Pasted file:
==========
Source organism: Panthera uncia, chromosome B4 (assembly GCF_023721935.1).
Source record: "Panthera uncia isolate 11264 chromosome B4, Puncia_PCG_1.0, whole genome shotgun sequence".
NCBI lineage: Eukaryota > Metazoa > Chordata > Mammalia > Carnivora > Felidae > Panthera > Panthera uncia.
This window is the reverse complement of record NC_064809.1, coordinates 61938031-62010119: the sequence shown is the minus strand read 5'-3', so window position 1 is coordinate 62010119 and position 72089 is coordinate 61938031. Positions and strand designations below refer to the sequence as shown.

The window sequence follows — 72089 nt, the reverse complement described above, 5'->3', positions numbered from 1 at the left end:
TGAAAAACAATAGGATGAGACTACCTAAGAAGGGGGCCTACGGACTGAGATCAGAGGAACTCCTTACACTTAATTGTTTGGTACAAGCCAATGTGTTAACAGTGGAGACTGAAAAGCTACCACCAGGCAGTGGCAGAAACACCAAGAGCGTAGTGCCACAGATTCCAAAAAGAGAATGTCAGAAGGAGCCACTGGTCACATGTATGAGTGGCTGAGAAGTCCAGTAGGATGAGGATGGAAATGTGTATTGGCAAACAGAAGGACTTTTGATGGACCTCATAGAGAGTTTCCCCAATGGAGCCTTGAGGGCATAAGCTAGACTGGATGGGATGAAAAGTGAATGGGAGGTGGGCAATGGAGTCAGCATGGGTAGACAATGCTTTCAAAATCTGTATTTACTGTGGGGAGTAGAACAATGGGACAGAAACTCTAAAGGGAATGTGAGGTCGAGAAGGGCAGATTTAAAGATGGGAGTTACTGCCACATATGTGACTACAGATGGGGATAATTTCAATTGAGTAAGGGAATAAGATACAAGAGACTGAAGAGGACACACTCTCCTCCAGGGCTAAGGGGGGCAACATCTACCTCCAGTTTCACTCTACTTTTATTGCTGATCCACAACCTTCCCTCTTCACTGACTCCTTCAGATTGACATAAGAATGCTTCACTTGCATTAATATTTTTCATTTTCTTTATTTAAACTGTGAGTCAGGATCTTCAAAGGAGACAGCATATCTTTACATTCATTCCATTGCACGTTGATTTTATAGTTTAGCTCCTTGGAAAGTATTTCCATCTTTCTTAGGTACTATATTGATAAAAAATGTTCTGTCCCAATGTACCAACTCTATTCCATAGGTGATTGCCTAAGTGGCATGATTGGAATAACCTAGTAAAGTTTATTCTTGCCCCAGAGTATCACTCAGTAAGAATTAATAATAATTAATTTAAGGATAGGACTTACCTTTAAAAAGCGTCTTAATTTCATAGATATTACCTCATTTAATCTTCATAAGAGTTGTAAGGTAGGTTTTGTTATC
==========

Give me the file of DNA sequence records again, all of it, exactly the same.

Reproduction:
Source organism: Panthera uncia, chromosome B4 (assembly GCF_023721935.1).
Source record: "Panthera uncia isolate 11264 chromosome B4, Puncia_PCG_1.0, whole genome shotgun sequence".
NCBI lineage: Eukaryota > Metazoa > Chordata > Mammalia > Carnivora > Felidae > Panthera > Panthera uncia.
This window is the reverse complement of record NC_064809.1, coordinates 61938031-62010119: the sequence shown is the minus strand read 5'-3', so window position 1 is coordinate 62010119 and position 72089 is coordinate 61938031. Positions and strand designations below refer to the sequence as shown.

The window sequence follows — 72089 nt, the reverse complement described above, 5'->3', positions numbered from 1 at the left end:
TGAAAAACAATAGGATGAGACTACCTAAGAAGGGGGCCTACGGACTGAGATCAGAGGAACTCCTTACACTTAATTGTTTGGTACAAGCCAATGTGTTAACAGTGGAGACTGAAAAGCTACCACCAGGCAGTGGCAGAAACACCAAGAGCGTAGTGCCACAGATTCCAAAAAGAGAATGTCAGAAGGAGCCACTGGTCACATGTATGAGTGGCTGAGAAGTCCAGTAGGATGAGGATGGAAATGTGTATTGGCAAACAGAAGGACTTTTGATGGACCTCATAGAGAGTTTCCCCAATGGAGCCTTGAGGGCATAAGCTAGACTGGATGGGATGAAAAGTGAATGGGAGGTGGGCAATGGAGTCAGCATGGGTAGACAATGCTTTCAAAATCTGTATTTACTGTGGGGAGTAGAACAATGGGACAGAAACTCTAAAGGGAATGTGAGGTCGAGAAGGGCAGATTTAAAGATGGGAGTTACTGCCACATATGTGACTACAGATGGGGATAATTTCAATTGAGTAAGGGAATAAGATACAAGAGACTGAAGAGGACACACTCTCCTCCAGGGCTAAGGGGGGCAACATCTACCTCCAGTTTCACTCTACTTTTATTGCTGATCCACAACCTTCCCTCTTCACTGACTCCTTCAGATTGACATAAGAATGCTTCACTTGCATTAATATTTTTCATTTTCTTTATTTAAACTGTGAGTCAGGATCTTCAAAGGAGACAGCATATCTTTACATTCATTCCATTGCACGTTGATTTTATAGTTTAGCTCCTTGGAAAGTATTTCCATCTTTCTTAGGTACTATATTGATAAAAAATGTTCTGTCCCAATGTACCAACTCTATTCCATAGGTGATTGCCTAAGTGGCATGATTGGAATAACCTAGTAAAGTTTATTCTTGCCCCAGAGTATCACTCAGTAAGAATTAATAATAATTAATTTAAGGATAGGACTTACCTTTAAAAAGCGTCTTAATTTCATAGATATTACCTCATTTAATCTTCATAAGAGTTGTAAGGTAGGTTTTGTTATC